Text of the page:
Watchdog Says Bloomberg Campaign Funding May Be Illegal

Watchdog Says Bloomberg Campaign Funding May Be Illegal

( – Former NYC mayor Mike Bloomberg has his Democrat rivals running scared as he uses his vast personal fortune to fund his run at the White House. With no need to raise campaign funds, Bloomberg can use all his time to win friends and attack his opponents. However, a conservative watchdog might just have come to the Dems’ rescue – because it’s not clear that Bloomberg is spending money within the law.


A watchdog announced Wednesday, February 26, that it had lodged a complaint against Democrat presidential candidate Michael Bloomberg with the IRS.

  • Government Accountability and Oversight (GA&O), a classic liberal nonprofit dedicated to government transparency, wrote to the IRS Wednesday raising concerns about the possible use of Bloomberg’s tax-exempt foundation for political campaigning.
  • According to the group, Bloomberg’s previous use of money from his charitable foundations “give[s] the appearance that these expenditures were made to obtain political advantage for this political campaign.”
  • Bloomberg has a long track record of using his money to support left-wing causes, and his spending has accelerated since he stepped down as New York’s mayor.
  • Gun control has been a major target of Bloomberg funding. He’s donated millions to groups including Moms Demand Action and Everytown for Gun Safety.
  • More recently, he funded a series of anti-vaping organizations, as well as an assortment of other left-wing groups.
  • Government Accountability and Oversight says that while none of Bloomberg’s donations in itself are a clear violation of the law, the overall timespan and scale of this funding looks like it was aimed at building himself a political support base to help with a presidential campaign.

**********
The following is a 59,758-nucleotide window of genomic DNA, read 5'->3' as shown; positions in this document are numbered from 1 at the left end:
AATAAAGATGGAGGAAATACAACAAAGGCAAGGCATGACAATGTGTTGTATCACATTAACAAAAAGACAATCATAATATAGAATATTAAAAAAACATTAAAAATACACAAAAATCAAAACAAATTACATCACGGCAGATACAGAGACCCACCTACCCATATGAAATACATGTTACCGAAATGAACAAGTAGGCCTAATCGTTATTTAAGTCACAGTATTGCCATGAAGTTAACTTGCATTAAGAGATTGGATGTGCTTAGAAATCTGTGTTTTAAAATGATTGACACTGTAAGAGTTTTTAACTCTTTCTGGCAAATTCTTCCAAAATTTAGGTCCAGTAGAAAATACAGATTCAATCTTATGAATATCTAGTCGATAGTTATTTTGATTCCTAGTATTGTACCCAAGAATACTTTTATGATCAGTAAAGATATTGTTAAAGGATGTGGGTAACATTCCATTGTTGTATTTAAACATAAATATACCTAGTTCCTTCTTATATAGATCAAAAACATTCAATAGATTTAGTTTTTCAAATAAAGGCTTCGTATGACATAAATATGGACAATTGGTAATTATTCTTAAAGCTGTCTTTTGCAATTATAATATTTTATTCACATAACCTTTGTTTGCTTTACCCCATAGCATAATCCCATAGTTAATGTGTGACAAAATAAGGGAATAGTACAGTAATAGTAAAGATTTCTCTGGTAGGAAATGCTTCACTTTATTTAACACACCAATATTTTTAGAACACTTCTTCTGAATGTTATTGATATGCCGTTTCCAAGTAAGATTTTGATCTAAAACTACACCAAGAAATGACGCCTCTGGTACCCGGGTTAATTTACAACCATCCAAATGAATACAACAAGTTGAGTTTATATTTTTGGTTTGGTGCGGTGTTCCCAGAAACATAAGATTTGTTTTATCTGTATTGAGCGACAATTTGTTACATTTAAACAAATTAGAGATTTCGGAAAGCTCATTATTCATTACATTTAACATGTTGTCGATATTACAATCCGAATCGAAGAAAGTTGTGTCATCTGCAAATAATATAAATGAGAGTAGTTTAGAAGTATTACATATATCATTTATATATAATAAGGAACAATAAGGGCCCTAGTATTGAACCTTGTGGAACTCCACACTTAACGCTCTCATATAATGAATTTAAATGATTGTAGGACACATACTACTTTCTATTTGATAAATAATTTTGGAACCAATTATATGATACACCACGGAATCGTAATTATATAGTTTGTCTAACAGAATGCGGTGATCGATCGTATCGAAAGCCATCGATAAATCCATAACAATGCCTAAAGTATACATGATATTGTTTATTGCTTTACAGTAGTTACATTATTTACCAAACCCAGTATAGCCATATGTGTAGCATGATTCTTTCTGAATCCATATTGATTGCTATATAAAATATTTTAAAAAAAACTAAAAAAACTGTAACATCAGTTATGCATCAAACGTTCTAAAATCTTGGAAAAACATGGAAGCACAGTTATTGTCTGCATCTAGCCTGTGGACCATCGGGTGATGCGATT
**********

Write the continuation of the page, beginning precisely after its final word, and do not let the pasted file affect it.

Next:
• “Presidential campaigns do not simply occur to someone, no matter how wealthy they are,” the group said, “but are the products of many months and often years of deliberate organization and preparation.” Their argument is that Bloomberg’s history of funding left-wing activists was part of that preparation.
  • The potential problem for Bloomberg is that this funding has been distributed through Bloomberg Philanthropies, a 501(c)(3) charity, and charities aren’t allowed to finance political campaigns.
  • GA&O says that Bloomberg Philanthropies has already sailed close to the wind on political laws. As a 501(c)(3) organization, it’s prohibited from having lobbying as a “substantial” part of its activities — but its 2019 annual report contains several references to lobbying and dozens more to attempting to influence policies.
  • If the IRS investigates and confirms GA&O’s findings, that’s likely to bring Bloomberg’s slick and well-funded campaign to a screeching halt — and the rest of the Democratic Party candidates will breathe a sigh of relief. Given Bloomberg’s prohibitionist instincts, the rest of the country will probably join them, for once.

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